COVER STORY- OREET OF SHARQUI
Fanoos Magazine caught up with Oreet to discuss community, business and heritage.
We asked the community who they thought represents "Community" and you
were the top pick! What does community mean to you?
First, I am extremely honored! To hear that people feel that I represent “community”,
really fills my heart. So, thank you everyone and thank you Oriana, I really appreciate
To me, a community is a welcoming, inclusive group of people who are passionate
about the same things and support one another. My own SharQui community is a
supportive community in every aspect. Students in our bellydance fitness classes enjoy
exhilarating workouts taught in a uniquely paced format with no body-shaming allowed.
Then we have SharQui instructors, they work together with me and our staff not only to
grow their careers but also to help find their unique voice as a teacher.
My students mean the world to me. It may take a leader to start a community but it
takes the community to build, nourish and sustain it. We all worked together.…that’s a
Tell us about your heritage and background. How do you incorporate this into
Haha, sure! I chuckle at this because I was VERY uncomfortable with my heritage
growing up as I was the one who was always different. Here it goes...
My grandparents, Jewish refugees from Yemen, were immigrants to Israel and my
parents were Israeli immigrants to the US. I was born in the US with a very strong
connection to Yemenite Israeli culture. Western dance was my passion, so I studied
ballet as a kid and contemporary dance in college. However, from the moment I could
stand, I was bellydancing. My first bellydance teachers were my grandmothers, aunties,
Occasionally, I would perform to an Israeli bellydance song, but until last year,
SharQui’s bellydance style was best characterized as Egyptian/International and that
was pretty much all I did when it came to me incorporating my heritage into my
business. Although I grew up in the Israeli and Arabic culture, I didn’t announce my
background because I felt like it shouldn’t mean anything. I REALLY wanted to be
known for my skill, not my bio.
However, in 2017 I hired Jessica Hannan Sultan to help SharQui’s growth and
marketing. Along with beefing up our resources to help certified instructors to grow their
classes, Jessica convinced me that the bellydance community should know about my
heritage. It was becoming clearer that a bellydance teacher with MENAHT roots is a
very important resource for the community.
I gave it a shot and taught my first workshop on Yemeni Jewish dance and history. It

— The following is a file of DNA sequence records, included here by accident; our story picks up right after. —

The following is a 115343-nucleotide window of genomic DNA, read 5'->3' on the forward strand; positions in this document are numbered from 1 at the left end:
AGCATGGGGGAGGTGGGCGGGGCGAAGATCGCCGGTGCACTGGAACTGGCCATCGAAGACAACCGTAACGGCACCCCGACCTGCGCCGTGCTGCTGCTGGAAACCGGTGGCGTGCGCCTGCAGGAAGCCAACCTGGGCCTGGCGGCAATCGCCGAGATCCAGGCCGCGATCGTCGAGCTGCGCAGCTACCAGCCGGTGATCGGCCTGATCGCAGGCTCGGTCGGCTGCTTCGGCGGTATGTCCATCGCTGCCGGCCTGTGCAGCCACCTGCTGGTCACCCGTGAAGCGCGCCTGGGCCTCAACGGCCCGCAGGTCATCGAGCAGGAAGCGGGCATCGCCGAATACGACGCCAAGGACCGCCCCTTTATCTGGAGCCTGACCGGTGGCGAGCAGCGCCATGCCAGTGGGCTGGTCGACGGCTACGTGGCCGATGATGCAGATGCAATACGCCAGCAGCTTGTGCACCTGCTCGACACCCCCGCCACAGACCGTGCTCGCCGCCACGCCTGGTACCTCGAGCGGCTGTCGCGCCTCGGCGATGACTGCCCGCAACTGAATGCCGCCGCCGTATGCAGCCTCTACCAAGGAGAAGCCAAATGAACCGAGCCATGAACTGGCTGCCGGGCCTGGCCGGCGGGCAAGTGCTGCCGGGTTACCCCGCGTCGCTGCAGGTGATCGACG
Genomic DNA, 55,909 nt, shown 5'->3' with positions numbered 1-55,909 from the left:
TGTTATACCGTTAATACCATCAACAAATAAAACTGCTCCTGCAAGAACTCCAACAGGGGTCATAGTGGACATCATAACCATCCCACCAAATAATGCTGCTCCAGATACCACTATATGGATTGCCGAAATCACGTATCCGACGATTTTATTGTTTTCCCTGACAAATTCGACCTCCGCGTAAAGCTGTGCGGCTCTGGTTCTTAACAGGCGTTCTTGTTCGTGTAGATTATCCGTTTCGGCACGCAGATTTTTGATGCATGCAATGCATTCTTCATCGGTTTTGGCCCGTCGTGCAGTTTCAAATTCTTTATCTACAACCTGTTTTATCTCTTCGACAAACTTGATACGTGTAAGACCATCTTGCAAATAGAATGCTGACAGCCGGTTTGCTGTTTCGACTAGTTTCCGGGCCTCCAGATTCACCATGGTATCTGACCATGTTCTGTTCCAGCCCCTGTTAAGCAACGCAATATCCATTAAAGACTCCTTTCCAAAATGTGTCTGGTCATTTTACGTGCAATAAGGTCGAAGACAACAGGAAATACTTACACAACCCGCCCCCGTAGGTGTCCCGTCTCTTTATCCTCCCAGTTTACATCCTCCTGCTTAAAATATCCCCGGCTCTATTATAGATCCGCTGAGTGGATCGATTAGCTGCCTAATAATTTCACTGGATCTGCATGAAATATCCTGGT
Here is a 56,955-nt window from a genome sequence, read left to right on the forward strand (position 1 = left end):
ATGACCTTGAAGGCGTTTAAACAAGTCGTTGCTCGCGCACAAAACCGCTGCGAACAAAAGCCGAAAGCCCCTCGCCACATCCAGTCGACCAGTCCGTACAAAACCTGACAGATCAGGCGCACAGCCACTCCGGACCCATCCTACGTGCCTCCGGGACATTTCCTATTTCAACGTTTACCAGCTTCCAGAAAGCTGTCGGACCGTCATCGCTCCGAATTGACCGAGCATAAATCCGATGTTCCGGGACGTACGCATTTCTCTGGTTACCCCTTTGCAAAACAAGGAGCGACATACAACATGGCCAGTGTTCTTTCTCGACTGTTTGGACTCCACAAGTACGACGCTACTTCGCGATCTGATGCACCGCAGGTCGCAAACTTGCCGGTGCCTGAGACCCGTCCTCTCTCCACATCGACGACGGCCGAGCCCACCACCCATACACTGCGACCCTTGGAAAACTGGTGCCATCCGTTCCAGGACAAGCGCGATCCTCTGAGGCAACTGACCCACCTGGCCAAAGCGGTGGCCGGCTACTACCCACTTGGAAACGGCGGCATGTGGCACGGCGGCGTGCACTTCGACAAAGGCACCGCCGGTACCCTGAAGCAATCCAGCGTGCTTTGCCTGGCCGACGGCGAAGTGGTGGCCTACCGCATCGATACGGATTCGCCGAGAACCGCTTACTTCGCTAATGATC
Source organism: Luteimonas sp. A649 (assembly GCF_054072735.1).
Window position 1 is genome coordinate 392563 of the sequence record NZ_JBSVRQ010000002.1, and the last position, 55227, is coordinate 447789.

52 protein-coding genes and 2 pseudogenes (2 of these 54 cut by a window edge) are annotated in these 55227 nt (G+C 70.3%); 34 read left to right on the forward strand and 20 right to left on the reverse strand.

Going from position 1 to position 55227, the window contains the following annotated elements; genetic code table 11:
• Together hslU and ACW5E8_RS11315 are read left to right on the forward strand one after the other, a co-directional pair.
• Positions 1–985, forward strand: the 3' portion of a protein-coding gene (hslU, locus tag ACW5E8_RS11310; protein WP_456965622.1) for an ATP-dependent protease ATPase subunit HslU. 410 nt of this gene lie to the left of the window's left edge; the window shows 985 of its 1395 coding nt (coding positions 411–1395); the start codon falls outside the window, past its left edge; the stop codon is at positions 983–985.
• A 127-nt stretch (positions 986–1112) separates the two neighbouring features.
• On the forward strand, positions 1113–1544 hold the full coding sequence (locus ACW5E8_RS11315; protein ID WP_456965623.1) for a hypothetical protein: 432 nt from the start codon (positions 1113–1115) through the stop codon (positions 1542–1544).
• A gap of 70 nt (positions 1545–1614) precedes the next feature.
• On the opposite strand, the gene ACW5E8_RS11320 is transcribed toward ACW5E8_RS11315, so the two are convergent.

was wonderful to see how bellydancers from all different backgrounds were interested. I
now teach Yemenite webinars and workshops on topics such Yemenite Jewish Dance and Culture, Bellydance as part of Israeli culture and the Sephardic and Mizrahi
diversity of the Middle East and North Africa. It has been super fun and it’s so nice to
see how my parents are super stoked about it, too.
How did SharQui fitness come to be formed?
So, the idea came about while at a staff meeting at Gold’s Gym in NYC (I was teaching
group fitness for them) back in 1998. My director was complaining that group aerobics
class attendance was at a low. He encouraged us to think of ways to bring more people
in and offer ideas that would spark interest. I immediately raised my hand and said “I
can teach bellydance for fitness - it’s about loving your body and everybody can do it!”.
Well, his eyes lit up and said, “Fabulous you begin teaching it next week!”
And so, I did.
I took all the classes that I could for a week to brush up on my skills. Keep in mind, I
had bellydanced only at celebratory events growing up. My skills were definitely rusty to
say the least. I lived in New York City, so I had the luxury to take 2-3 classes every day
for a week. The commonality in all the classes was zero breakdown.
It was simply following the leader. Although I was a trained dancer, I still struggled with
this. I realized that I needed to re-evaluate how bellydance was taught before I shared
it with my fitness students. I needed to look at bellydance in a whole new way - as
aerobic movements, broken down in a way that someone with “2 left feet "; can do, and in an aerobic format. It took a few months of teaching and tweaking, and it was a